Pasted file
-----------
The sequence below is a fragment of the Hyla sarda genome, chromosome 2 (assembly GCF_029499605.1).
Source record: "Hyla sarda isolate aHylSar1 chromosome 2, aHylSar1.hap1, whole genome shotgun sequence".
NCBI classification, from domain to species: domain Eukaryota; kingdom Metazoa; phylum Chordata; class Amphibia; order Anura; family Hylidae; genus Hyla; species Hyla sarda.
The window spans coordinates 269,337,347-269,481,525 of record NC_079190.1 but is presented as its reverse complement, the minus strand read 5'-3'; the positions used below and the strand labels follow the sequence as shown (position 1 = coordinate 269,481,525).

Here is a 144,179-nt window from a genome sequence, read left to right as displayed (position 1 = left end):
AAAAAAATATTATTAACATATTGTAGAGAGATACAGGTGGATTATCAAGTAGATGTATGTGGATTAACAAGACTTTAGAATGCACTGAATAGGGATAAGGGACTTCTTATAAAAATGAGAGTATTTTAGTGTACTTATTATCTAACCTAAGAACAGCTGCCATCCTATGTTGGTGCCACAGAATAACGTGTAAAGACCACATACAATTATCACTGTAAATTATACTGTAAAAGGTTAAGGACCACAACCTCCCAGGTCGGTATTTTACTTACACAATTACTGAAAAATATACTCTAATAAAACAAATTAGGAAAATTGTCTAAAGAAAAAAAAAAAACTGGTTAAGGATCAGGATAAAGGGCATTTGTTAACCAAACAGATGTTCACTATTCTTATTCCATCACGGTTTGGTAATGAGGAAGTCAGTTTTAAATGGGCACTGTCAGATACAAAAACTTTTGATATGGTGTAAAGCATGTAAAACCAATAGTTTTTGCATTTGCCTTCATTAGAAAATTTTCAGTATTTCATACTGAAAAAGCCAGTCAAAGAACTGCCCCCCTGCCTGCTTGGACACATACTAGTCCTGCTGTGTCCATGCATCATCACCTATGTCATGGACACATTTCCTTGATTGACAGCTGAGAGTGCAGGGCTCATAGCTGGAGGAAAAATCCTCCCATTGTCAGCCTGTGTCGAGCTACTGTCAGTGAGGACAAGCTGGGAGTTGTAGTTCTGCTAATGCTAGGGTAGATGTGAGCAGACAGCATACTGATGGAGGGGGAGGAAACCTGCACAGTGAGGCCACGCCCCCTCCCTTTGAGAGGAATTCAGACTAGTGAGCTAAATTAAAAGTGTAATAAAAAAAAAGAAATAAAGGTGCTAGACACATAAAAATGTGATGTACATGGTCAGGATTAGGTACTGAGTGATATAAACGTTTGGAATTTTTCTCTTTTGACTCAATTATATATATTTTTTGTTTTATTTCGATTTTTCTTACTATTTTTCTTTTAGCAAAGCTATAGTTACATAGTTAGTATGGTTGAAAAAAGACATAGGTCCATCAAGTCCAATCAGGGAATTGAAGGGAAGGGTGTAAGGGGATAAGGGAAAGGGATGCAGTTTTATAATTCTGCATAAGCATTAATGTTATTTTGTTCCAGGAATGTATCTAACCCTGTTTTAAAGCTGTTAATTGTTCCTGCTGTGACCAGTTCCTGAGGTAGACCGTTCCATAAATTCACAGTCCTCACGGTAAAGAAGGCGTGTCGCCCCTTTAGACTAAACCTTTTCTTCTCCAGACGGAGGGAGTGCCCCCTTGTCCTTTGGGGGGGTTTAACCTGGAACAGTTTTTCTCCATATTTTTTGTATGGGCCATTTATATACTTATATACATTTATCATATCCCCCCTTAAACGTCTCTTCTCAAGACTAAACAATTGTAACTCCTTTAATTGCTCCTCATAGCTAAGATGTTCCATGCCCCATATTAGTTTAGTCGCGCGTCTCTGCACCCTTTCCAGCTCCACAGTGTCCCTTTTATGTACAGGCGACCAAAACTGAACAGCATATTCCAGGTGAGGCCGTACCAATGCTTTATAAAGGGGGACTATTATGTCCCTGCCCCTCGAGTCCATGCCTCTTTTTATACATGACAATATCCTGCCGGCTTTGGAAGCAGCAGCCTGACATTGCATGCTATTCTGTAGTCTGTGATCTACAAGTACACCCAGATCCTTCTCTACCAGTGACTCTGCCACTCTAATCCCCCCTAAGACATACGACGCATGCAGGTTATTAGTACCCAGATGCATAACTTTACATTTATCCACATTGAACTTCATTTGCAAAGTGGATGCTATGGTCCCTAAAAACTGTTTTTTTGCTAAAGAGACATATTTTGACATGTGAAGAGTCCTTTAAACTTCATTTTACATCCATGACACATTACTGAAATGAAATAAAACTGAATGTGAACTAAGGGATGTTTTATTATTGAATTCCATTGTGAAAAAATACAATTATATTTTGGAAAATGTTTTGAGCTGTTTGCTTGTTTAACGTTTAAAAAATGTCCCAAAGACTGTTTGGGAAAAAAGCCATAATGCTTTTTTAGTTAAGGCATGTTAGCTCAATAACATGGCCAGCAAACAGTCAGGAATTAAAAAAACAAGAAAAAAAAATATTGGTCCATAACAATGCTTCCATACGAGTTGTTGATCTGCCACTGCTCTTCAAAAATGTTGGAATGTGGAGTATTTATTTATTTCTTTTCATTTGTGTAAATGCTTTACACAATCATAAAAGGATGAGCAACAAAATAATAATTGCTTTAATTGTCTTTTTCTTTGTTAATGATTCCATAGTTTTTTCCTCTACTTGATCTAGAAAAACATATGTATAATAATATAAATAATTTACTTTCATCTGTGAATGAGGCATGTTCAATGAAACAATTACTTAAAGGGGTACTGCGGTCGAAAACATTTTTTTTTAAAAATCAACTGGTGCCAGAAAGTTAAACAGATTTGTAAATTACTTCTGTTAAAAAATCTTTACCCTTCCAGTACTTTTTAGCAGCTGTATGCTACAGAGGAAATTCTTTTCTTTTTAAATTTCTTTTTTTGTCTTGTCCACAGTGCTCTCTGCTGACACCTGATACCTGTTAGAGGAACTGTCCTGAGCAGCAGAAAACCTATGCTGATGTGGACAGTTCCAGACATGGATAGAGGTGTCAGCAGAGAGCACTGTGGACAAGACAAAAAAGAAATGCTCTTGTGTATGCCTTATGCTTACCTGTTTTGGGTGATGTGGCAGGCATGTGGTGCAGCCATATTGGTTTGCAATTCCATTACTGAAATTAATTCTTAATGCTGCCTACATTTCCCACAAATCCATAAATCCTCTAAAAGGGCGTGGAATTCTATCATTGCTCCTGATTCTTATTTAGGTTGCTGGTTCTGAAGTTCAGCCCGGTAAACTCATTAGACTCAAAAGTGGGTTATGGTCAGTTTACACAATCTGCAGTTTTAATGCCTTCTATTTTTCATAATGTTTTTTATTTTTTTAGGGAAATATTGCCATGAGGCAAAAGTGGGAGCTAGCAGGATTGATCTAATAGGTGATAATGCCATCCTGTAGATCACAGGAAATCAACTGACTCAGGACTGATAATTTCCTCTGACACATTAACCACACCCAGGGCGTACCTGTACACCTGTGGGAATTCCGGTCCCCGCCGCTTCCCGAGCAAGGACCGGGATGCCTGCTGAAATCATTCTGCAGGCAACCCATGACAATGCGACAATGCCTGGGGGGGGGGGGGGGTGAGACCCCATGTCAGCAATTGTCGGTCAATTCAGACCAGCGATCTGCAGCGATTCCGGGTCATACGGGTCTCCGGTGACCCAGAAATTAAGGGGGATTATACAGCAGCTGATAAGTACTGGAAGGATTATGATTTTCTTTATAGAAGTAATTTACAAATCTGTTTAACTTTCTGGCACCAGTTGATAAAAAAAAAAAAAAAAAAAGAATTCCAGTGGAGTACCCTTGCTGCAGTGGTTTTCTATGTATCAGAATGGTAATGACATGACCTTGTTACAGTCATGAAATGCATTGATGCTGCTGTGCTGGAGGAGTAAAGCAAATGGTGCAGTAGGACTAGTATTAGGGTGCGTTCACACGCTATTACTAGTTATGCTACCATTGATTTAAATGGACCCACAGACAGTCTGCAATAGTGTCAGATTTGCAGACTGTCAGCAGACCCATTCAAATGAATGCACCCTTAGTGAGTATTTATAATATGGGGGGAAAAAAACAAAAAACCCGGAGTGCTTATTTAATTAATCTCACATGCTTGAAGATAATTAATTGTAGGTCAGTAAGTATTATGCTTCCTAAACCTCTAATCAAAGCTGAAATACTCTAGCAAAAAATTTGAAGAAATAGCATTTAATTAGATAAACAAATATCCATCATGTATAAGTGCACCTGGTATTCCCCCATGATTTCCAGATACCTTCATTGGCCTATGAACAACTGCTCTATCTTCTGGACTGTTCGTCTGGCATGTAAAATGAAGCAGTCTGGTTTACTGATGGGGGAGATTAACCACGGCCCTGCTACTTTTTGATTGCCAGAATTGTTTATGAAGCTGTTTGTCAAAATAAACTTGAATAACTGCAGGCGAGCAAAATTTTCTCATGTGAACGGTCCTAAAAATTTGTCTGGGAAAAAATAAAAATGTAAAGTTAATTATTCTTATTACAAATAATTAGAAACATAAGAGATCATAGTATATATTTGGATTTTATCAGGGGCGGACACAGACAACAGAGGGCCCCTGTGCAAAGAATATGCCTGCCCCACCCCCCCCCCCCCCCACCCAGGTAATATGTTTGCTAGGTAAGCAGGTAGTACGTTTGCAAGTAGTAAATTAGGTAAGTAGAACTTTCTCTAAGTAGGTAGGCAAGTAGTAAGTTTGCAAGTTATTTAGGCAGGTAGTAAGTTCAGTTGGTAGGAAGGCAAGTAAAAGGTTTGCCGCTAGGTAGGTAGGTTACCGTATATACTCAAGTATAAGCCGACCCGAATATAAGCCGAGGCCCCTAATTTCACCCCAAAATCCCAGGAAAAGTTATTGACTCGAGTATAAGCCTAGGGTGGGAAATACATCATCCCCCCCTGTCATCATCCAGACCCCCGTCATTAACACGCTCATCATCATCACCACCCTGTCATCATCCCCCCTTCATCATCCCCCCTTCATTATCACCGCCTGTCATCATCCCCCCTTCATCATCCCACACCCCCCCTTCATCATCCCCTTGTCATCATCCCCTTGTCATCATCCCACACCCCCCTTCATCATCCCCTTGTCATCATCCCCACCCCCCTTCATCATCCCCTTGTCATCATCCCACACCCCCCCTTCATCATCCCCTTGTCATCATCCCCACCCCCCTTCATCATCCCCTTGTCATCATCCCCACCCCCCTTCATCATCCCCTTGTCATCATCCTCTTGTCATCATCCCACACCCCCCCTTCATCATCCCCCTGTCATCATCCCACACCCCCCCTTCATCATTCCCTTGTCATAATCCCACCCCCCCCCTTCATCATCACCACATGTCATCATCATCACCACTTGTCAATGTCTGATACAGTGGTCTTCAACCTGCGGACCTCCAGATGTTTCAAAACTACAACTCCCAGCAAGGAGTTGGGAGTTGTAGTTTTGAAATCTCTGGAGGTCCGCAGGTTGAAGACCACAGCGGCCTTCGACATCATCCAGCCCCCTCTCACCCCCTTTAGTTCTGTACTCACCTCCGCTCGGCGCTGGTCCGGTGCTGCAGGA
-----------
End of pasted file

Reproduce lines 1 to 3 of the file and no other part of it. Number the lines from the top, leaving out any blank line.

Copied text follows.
The sequence below is a fragment of the Hyla sarda genome, chromosome 2 (assembly GCF_029499605.1).
Source record: "Hyla sarda isolate aHylSar1 chromosome 2, aHylSar1.hap1, whole genome shotgun sequence".
NCBI classification, from domain to species: domain Eukaryota; kingdom Metazoa; phylum Chordata; class Amphibia; order Anura; family Hylidae; genus Hyla; species Hyla sarda.